WHO is urging governments to enforce bans on tobacco advertising, promotion and sponsorship at sporting events, including when hosting or receiving broadcasts of Formula 1 and MotoGP events.
WHO also urges all sporting bodies, including Formula 1 and MotoGP, to adopt strong tobacco free policies that ensure their events are smoke-free and their activities and participants, including race teams, are not sponsored by tobacco companies.
Comprehensive bans on tobacco advertising, promotion and sponsorship reduce the consumption of tobacco products, including among young people. Article 13 of the WHO Framework Convention on Tobacco Control (WHO FCTC) obliges Parties to the Convention to implement a comprehensive ban (or restrictions) on tobacco advertising, promotion and sponsorship. The definitions of “tobacco advertising and promotion” and “tobacco sponsorship” are broad and cover activities with the effect or likely effect of promoting a tobacco product or tobacco use either directly or indirectly.
While other transnational tobacco companies seemingly stopped sponsoring Formula One races from 2006, Philip Morris International (PMI) has been promoting its Marlboro brand of cigarettes since 1997 as Ferrari’s title sponsor. In 2018, PMI announced the renewal of a long-term partnership with Scuderia Ferrari and launched a “Mission Winnow” initiative with a logo that is said to be similar to the Marlboro red-and-white chevron. PMI is also sponsoring team Ducati of MotoGP.
In February 2019, British American Tobacco revealed its return to Formula One by announcing a global multi-year partnership agreement with McLaren, through the “A Better Tomorrow” campaign, focused on promoting the company’s new tobacco products, which they refer as “potentially reduced risk products”.
The Formula One season runs every year from March to November, with races in 21 countries. But tobacco advertising during these races can be seen in television broadcasts that span the globe. The Secretariat of the WHO FCTC is concerned that “brand stretching” and “brand sharing” deals can result in the promotion of tobacco to over a billion viewers, including young people.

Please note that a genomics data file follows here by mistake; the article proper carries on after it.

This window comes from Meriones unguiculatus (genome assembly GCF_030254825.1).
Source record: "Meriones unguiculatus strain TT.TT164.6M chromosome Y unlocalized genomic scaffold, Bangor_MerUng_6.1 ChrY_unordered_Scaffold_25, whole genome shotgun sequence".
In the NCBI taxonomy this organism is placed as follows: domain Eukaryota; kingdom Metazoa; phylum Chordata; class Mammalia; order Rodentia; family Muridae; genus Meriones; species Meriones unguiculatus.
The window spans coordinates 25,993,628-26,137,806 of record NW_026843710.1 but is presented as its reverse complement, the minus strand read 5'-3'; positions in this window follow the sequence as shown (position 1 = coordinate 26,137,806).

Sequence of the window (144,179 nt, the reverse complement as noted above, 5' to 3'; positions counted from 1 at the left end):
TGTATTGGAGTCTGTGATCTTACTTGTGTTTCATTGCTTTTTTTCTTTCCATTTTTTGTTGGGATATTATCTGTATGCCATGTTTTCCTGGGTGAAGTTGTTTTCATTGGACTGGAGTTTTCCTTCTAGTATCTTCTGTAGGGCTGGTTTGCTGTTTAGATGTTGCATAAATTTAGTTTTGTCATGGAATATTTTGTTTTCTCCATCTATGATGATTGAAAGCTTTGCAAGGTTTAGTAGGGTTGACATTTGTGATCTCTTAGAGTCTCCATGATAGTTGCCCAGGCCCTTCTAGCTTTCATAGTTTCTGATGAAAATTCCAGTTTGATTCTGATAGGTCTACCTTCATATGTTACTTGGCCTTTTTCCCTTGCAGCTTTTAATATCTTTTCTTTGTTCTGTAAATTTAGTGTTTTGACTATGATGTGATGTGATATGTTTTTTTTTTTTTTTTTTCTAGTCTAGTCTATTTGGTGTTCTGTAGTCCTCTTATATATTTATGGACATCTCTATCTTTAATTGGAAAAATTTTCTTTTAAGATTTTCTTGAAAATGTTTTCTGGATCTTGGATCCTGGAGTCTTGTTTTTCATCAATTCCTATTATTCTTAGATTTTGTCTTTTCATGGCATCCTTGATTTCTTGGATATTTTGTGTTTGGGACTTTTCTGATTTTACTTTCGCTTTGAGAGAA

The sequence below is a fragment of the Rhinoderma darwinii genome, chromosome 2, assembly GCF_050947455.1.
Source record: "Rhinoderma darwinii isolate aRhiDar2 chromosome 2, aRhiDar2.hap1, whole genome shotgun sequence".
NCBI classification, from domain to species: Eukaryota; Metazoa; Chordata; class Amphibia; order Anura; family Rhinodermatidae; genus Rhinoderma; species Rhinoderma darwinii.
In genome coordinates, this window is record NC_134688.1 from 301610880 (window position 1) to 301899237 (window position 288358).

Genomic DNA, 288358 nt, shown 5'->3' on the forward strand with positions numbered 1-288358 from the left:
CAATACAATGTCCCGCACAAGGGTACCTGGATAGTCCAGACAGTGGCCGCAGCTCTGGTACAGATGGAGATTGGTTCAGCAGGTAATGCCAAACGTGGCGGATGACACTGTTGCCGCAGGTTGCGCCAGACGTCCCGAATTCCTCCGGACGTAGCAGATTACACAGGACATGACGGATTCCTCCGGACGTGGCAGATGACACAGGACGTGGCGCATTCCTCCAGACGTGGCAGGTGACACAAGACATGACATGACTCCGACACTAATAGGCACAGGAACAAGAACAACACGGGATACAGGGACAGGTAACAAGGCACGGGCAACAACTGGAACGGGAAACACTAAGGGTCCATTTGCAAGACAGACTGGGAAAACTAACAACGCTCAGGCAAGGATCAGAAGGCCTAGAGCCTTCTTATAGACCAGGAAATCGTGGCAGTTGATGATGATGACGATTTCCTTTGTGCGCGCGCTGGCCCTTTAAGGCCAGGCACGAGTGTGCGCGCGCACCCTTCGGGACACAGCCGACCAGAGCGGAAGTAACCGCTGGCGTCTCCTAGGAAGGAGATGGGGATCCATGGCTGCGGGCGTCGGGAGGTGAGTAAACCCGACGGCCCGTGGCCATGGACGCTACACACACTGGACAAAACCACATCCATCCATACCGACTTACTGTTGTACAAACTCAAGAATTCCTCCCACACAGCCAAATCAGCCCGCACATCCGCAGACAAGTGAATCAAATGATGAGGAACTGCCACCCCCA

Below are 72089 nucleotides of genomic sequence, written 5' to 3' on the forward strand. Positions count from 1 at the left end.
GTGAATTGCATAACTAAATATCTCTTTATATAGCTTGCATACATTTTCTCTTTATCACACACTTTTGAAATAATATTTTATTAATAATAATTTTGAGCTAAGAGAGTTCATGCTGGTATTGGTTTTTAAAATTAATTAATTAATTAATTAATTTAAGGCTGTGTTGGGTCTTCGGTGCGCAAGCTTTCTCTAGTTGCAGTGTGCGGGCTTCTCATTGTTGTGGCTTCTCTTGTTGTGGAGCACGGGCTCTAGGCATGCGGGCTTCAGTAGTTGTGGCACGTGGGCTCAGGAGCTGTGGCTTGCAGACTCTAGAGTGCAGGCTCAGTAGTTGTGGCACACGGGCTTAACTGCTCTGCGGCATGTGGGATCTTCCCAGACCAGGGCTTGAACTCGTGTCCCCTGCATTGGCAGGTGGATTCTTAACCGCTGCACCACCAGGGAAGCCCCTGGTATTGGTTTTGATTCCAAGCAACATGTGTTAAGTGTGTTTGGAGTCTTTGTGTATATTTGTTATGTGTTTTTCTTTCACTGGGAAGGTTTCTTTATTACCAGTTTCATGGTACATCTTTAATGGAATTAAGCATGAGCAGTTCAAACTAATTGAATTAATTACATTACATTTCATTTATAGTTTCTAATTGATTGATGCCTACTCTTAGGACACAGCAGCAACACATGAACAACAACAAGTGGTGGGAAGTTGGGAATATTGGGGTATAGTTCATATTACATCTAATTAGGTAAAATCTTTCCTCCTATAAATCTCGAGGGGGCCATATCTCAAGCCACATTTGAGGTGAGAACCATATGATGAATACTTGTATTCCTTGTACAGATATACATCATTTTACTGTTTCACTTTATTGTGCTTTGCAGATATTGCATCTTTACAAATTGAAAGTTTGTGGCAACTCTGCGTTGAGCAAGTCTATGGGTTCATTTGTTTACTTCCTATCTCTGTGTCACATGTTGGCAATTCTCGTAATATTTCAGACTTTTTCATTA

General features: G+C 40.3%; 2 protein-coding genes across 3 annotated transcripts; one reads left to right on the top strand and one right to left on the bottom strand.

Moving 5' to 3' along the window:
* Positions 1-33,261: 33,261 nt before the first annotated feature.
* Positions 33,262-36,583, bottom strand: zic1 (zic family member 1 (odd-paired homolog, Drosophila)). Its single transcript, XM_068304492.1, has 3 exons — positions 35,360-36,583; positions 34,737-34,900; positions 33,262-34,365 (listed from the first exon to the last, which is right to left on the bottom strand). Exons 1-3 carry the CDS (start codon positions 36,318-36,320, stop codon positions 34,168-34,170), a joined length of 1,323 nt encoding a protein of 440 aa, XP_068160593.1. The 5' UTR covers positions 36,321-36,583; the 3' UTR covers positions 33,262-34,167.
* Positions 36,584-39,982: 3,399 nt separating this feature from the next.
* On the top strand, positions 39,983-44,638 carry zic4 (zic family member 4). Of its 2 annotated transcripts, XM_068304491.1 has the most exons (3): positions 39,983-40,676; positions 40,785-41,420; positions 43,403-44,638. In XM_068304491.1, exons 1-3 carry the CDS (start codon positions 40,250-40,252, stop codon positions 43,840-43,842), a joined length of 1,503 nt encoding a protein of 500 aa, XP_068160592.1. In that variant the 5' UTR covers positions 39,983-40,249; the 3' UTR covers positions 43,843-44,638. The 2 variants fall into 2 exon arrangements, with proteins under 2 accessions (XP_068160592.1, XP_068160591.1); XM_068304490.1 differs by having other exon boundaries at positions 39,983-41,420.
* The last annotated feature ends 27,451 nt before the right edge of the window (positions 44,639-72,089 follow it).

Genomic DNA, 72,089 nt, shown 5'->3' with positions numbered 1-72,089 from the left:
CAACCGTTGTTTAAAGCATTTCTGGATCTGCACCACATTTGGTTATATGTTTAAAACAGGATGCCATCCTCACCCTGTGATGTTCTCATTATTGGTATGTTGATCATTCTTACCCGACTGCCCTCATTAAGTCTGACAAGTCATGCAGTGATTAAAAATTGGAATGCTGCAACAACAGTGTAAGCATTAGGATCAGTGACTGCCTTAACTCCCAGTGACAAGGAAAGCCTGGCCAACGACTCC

Parties to the WHO FCTC recognize in Article 13 that “a comprehensive ban on advertising, promotion and sponsorship would reduce the consumption of tobacco products”.
Any form of tobacco advertising, promotion or sponsorship should not be permitted in any country that is a Party to the WHO FCTC, under the obligations set out in the Convention, including tobacco advertising, promotion and sponsorship of motor sports events.
Comprehensive bans on tobacco advertising, promotion and sponsorship through domestic legislation should apply to all forms of advertising as listed in the Guidelines for implementation of Article 13: Tobacco advertising, promotion and sponsorship and should cover all forms of tobacco, regardless of how the tobacco is consumed, including novel and emerging tobacco products.
In addition, decision FCTC/COP6(9) urged Parties to consider banning or restricting advertising, promotion and sponsorship of electronic nicotine delivery systems.
More recently, decision FCTC/COP8(22) reminded Parties about their commitment under the WHO FCTC – when addressing the challenges posed by novel and emerging tobacco products such as heated tobacco products and devices designed for consuming such products, actively promoted by several multinational tobacco companies – to apply the same measures regarding advertising, promotion and sponsorship of novel and emerging products as would apply to conventional smoked tobacco products.
Link to the WHO statement:
Link to the FCTC Secretariat statement:
Link to FCTC decisions mentioned above:
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